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Chernobyl remembrance

Visit to the exclusion zone

On Saturday 22 April, Green MEPs and MPs, together with representatives of the Heinrich Böll Foundation, visited the exclusion zone around Chernobyl - there is a wider 30 km zone and a 10 km zone, in which permanent residence is forbidden.

The first stop was the small town of Chernobyl, a typical Ukrainian village, now mostly deserted. Around 2-4000 people still live there, including all those still working in the security zone. They work for 15 days then have to move out of the zone for two weeks.

The next stop was the nuclear power plant itself, which is situated 12 kilometres away, including the infamous 'Block IV', where the explosions took place on 26 April 2006, ironically after an unnecessary security test that went awfully wrong. Nobody will ever know how many 'liquidators' the Red Army sent in to stop the radioactive inferno, estimations vary between 500,000 and 1 million. Even less is known how many of them died or became ill as a result of their exposure to such high doses of toxic radiation. A memorial to the 'liquidators' in Chernobyl town remembers those "who saved the world". Though the last reactor was closed down in 2000, there are still 3000 people working at the nuclear power plant, living in a completely newly-built city, Slavutych. The sarcophagus covering Block IV, which is leaking and on its last legs, looms ominously as one approaches. Plans for a new sarcophagus are finished but quarrels about the financing impeded the start of the construction.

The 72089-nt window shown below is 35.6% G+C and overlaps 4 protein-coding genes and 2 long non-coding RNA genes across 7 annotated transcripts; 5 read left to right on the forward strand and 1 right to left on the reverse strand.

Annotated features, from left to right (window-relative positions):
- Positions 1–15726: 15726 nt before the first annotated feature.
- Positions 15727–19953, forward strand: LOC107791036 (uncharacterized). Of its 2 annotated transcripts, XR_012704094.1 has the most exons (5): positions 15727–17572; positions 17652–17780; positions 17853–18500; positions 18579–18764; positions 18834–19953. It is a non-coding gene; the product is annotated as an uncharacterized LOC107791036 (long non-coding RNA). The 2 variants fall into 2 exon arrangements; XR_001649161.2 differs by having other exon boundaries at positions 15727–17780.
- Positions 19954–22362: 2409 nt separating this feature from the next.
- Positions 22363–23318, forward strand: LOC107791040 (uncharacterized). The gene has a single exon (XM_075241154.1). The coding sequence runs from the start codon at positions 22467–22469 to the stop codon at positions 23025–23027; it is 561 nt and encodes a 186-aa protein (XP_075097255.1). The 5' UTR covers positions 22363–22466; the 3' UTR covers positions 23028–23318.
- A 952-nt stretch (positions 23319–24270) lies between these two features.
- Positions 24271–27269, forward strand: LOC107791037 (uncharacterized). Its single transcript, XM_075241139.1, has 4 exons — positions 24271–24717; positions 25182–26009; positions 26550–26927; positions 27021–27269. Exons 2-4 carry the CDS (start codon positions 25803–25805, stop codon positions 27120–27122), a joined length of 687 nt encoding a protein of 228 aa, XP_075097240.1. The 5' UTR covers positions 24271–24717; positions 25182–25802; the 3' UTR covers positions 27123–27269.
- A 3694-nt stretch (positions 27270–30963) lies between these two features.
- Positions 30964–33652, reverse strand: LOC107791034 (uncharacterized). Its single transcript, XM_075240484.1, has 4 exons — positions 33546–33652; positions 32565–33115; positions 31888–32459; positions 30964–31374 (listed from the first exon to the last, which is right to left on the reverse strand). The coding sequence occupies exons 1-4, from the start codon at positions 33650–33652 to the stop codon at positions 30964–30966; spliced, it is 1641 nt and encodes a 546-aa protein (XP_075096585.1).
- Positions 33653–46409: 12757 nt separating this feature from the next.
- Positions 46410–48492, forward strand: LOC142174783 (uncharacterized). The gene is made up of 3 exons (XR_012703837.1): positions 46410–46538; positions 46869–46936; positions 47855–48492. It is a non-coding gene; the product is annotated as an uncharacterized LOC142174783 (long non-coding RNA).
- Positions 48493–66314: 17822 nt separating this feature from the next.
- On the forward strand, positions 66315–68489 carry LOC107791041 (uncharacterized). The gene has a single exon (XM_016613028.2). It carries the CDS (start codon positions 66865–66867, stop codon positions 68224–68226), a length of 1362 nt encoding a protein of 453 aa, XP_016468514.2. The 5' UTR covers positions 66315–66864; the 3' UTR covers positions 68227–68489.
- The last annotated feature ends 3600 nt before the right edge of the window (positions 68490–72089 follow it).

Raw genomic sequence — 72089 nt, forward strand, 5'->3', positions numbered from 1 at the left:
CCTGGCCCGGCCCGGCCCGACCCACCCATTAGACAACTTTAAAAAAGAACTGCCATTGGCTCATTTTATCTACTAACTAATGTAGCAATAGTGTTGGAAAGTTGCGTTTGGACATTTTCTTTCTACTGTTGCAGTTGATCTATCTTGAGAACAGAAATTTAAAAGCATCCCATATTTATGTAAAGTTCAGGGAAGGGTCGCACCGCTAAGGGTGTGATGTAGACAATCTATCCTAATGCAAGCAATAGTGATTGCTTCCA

The ghost town of Pripyat, which was evacuated three days after the explosion, was also part of the excursion. In 1986 the town, which was built only in the seventies to accommodate the workers at the Chernobyl plant and was a model town for Soviet success, was home to 50,000 people. Today, the once modern streets and buildings of Pribyat are overgrown with trees and other plants.

There are still 50 people living at Ilynzy, a small village within the 30 kilometers zone, despite the fact that it is officially forbidden. Before the nuclear catastrophe, the village was home to 700 people. Around 130,000 people were evacuated from the 30 km exclusion zone, however some of them began to return within one year of the meltdown, most of them are now more than 70 years old.

Finally, the excursion visited the 'machines cemetery', where contaminated lorries, buses and even huge helicopters used during the rescue work, are stored.

Before exiting the security zone, at the Dityatky check point, every visitor has to pass a contamination check.



Kim_Ken Loach_thumbnail
Kim_Ken Loach_thumbnail

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